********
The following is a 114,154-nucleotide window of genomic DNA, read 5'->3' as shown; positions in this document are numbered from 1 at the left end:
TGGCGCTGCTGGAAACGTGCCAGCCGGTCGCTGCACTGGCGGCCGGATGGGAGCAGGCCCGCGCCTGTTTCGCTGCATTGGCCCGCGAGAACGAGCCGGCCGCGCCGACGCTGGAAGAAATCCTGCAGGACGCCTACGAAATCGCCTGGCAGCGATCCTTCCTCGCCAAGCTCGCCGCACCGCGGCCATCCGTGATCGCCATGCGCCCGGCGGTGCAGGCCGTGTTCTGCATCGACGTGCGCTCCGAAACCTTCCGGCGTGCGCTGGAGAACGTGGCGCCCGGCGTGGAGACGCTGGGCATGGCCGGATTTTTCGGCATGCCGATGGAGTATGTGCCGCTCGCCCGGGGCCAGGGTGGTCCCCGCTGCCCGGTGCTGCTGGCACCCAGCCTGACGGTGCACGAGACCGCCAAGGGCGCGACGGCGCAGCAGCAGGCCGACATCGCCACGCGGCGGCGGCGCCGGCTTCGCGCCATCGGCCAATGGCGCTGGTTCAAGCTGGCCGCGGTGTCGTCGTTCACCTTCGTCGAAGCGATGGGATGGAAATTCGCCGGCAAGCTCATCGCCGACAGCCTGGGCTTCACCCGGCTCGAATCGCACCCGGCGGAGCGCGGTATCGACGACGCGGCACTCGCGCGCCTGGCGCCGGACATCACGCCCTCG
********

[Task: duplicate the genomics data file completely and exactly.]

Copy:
The following is a 114,154-nucleotide window of genomic DNA, read 5'->3' as shown; positions in this document are numbered from 1 at the left end:
TGGCGCTGCTGGAAACGTGCCAGCCGGTCGCTGCACTGGCGGCCGGATGGGAGCAGGCCCGCGCCTGTTTCGCTGCATTGGCCCGCGAGAACGAGCCGGCCGCGCCGACGCTGGAAGAAATCCTGCAGGACGCCTACGAAATCGCCTGGCAGCGATCCTTCCTCGCCAAGCTCGCCGCACCGCGGCCATCCGTGATCGCCATGCGCCCGGCGGTGCAGGCCGTGTTCTGCATCGACGTGCGCTCCGAAACCTTCCGGCGTGCGCTGGAGAACGTGGCGCCCGGCGTGGAGACGCTGGGCATGGCCGGATTTTTCGGCATGCCGATGGAGTATGTGCCGCTCGCCCGGGGCCAGGGTGGTCCCCGCTGCCCGGTGCTGCTGGCACCCAGCCTGACGGTGCACGAGACCGCCAAGGGCGCGACGGCGCAGCAGCAGGCCGACATCGCCACGCGGCGGCGGCGCCGGCTTCGCGCCATCGGCCAATGGCGCTGGTTCAAGCTGGCCGCGGTGTCGTCGTTCACCTTCGTCGAAGCGATGGGATGGAAATTCGCCGGCAAGCTCATCGCCGACAGCCTGGGCTTCACCCGGCTCGAATCGCACCCGGCGGAGCGCGGTATCGACGACGCGGCACTCGCGCGCCTGGCGCCGGACATCACGCCCTCG